Pat Rafter steps up to new role at Tennis Australia

admin | 杭州桑拿
4 Dec 2018

Tennis legend Pat Rafter. Photo: Michael DodgeDual US Open champion Pat Rafter will retain the Davis Cup captaincy for at least one more year in tandem with his powerful new role as Tennis Australia’s director of performance, while also pledging to share his time equally with the less buoyant and familiar women’s side of the local game.

Following months of deliberation and negotiation, Rafter, 41, will formally fill the long-vacant high-performance position on February 1, reporting directly to TA chief executive Craig Tiley. Before then, he plans to feel his way into the full-time management post the former world No. 1 believes is a natural expansion of the Davis Cup leadership role he assumed at the end of 2010.

The appointment is believed to have been recommended in a recent review of tennis operations carried out by experienced American coach Paul Annacone, with whom Rafter intends to remain in ongoing advisory contact. The Rafter family is likely to move from the Sunshine Coast to either Sydney or Melbourne in due course.

While the four-time grand slam finalist does not claim to have all the answers – “Far from it. I am going to take my time, listen, watch and learn,” he said – one of Rafter’s first tasks will be to start asking questions.

Some, clearly, will involve the subject of why the improving depth in Australian men’s tennis is not being matched in the women’s game, with veteran pair Sam Stosur and Casey Dellacqua continuing to dominate, and a dearth of exciting prospects in the Nick Kyrgios mould.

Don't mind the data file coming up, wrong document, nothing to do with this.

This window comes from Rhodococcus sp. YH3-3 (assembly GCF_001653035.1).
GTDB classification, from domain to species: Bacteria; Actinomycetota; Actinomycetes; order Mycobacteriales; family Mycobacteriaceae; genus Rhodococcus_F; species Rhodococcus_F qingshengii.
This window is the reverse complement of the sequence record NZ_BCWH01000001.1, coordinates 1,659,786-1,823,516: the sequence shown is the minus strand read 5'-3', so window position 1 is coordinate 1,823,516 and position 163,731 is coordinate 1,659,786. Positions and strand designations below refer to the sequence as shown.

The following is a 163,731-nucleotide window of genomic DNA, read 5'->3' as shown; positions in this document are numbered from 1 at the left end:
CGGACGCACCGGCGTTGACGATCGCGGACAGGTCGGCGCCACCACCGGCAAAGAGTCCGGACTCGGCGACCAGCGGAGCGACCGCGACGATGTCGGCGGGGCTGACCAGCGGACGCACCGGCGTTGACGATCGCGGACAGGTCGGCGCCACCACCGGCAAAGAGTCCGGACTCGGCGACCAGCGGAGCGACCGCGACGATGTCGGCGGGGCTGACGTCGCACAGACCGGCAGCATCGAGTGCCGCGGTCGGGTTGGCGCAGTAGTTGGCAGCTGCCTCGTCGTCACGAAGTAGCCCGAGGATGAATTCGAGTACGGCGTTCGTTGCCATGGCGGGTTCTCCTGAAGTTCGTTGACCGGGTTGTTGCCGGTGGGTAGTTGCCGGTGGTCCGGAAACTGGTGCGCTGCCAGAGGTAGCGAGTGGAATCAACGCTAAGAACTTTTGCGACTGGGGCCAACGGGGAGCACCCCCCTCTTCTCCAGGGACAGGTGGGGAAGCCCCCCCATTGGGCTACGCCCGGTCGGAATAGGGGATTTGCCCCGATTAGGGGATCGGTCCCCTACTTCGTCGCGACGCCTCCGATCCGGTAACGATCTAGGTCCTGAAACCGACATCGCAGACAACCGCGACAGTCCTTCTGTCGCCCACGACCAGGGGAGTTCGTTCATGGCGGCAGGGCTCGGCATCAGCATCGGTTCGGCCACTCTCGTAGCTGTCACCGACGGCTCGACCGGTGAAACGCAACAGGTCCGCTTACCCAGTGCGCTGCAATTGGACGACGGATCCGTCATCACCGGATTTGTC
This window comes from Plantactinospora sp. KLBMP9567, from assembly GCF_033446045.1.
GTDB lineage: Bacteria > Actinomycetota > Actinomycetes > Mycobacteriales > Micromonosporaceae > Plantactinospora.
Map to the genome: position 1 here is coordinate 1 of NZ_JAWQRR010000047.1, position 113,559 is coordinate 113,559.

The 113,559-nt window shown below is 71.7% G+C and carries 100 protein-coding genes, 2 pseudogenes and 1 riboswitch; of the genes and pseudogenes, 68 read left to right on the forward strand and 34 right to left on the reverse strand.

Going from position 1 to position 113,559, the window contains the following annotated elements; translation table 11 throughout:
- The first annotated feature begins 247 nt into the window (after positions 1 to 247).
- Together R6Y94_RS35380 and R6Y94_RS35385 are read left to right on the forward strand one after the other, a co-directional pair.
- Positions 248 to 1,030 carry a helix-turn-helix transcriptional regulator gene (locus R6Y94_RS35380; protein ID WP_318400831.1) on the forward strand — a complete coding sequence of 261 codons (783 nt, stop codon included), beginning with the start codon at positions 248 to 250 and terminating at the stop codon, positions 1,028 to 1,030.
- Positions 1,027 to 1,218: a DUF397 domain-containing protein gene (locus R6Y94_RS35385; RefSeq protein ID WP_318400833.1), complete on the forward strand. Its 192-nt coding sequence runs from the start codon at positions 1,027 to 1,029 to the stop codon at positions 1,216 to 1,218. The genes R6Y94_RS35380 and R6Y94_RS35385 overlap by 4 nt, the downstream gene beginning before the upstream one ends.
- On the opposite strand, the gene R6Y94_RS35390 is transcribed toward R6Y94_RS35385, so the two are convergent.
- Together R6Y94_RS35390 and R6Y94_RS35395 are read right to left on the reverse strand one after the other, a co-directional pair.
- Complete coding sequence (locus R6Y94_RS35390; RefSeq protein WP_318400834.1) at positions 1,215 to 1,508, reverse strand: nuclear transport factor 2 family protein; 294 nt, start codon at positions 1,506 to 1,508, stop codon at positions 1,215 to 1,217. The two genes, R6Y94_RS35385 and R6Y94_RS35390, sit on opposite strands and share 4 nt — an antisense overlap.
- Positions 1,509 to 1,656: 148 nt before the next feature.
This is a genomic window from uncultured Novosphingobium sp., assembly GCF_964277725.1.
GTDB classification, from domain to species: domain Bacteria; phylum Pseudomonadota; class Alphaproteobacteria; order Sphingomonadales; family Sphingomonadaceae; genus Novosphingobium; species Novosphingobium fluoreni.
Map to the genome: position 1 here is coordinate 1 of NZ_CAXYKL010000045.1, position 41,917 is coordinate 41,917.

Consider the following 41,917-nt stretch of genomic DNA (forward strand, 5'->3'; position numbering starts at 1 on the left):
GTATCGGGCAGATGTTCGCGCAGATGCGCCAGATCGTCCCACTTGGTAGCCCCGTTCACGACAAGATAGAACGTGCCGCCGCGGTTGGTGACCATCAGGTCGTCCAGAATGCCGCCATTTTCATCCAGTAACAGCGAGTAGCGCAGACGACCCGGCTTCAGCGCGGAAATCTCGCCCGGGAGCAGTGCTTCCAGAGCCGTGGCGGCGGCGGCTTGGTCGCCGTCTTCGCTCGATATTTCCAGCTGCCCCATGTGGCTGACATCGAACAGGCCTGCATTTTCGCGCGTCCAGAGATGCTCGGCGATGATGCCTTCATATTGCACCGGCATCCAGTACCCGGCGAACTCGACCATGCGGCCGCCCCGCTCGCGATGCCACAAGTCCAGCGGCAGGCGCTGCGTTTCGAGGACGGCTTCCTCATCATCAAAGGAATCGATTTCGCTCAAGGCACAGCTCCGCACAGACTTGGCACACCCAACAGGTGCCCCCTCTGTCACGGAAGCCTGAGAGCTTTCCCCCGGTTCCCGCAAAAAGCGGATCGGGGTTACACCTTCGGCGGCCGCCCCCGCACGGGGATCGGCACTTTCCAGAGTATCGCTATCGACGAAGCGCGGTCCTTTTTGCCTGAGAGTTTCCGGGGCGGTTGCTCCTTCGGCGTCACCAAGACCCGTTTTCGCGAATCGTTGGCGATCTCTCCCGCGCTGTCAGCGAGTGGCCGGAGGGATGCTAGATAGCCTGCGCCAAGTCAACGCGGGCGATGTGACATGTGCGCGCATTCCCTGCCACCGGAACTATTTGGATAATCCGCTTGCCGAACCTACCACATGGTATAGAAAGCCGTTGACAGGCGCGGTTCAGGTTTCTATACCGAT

“The women is an area that I’ve got to get more into,” Rafter said. “Over the next two months I’m going to have to really dig deep into that, because it’s probably an area that I have not been exposed to very much. With the Davis Cup role I’ve just been dealing with the men, so now I’ve got to focus as much on the women as I do on the men.”

Rafter said he considered the “massive” role a challenge which would be about both learning about and for himself and contributing to a sport that has treated him so well. After his 2002 retirement, he initially stepped back from tennis to raise his young family with wife Lara, but said the time was right to take an expanded role.

“I needed to find out whether or not I could do it, just with my family, with what I’ve got going on, also the Davis Cup, how I mix it all in together,” he said. “So it went back and forward for quite a while, actually, and at one stage I didn’t think I could do it, and I let them know, and Paul Annacone came out and did the review on things, and along with Craig thought it was very, very do-able for me, and I thought … ‘well, maybe it’s a good opportunity for me to try my hand at something a little bit different’.”

Having led Australia back into the Davis Cup world group in 2013 for the first time since 2007, the uncompromising Rafter has made a positive and passionate impact as captain, and is widely respected for both his leadership and organisational skills; unafraid, for example, to suspend the likes of wayward pair Bernard Tomic and Marinko Matosevic.

Tennis Australia president Steve Healy welcomed the appointment, saying in a statement: “It is extremely rare for one of the greats to take on a role such as this. In fact, this could be a first. That just exemplifies Pat Rafter the person and this great Australian’s commitment to the sport of tennis.”

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